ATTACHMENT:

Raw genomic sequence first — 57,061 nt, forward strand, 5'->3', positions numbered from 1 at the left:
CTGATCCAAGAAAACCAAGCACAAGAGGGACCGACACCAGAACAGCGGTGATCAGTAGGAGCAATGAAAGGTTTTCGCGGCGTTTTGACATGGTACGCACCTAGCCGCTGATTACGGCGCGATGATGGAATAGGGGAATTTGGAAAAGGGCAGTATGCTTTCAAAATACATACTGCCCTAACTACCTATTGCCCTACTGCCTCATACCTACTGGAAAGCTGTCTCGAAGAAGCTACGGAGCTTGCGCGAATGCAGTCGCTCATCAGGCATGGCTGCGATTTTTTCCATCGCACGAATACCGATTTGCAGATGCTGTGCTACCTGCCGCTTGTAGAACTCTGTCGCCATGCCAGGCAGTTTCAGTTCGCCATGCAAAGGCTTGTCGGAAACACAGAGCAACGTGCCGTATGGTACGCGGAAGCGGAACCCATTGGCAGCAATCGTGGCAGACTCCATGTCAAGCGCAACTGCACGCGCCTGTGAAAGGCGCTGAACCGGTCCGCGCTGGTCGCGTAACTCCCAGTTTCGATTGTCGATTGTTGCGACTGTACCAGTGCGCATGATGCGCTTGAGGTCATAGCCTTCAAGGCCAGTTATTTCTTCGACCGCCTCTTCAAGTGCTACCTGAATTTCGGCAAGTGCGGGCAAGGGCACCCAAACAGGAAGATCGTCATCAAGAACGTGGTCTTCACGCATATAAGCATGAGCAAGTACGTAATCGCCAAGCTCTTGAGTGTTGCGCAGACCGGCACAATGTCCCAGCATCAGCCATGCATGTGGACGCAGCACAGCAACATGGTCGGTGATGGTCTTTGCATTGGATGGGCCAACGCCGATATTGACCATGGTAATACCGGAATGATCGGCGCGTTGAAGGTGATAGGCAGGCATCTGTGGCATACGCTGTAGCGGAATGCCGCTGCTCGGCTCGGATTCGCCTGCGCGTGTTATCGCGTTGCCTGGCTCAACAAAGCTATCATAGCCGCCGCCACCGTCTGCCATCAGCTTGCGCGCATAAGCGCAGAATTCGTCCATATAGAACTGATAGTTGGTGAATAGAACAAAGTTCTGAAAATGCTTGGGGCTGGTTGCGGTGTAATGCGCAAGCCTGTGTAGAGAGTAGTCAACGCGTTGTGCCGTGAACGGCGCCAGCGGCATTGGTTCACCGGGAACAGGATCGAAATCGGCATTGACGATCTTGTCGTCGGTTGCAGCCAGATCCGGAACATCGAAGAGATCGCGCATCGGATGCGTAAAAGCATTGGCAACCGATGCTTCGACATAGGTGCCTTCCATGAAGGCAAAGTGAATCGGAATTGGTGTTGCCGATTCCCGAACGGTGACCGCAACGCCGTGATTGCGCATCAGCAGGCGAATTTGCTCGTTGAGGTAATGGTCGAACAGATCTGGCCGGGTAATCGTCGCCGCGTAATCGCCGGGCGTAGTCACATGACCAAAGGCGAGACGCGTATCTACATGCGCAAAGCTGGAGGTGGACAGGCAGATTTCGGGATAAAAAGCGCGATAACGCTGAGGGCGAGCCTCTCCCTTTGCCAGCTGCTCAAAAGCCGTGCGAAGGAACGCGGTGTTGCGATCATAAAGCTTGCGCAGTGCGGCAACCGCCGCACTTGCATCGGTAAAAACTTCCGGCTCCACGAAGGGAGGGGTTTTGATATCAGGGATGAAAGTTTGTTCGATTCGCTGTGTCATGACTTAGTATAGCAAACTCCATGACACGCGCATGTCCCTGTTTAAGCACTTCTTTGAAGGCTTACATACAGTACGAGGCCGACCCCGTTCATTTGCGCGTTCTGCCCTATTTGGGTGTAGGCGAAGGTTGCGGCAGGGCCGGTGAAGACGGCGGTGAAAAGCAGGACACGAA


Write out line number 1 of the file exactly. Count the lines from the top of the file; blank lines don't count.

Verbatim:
Raw genomic sequence first — 57,061 nt, forward strand, 5'->3', positions numbered from 1 at the left: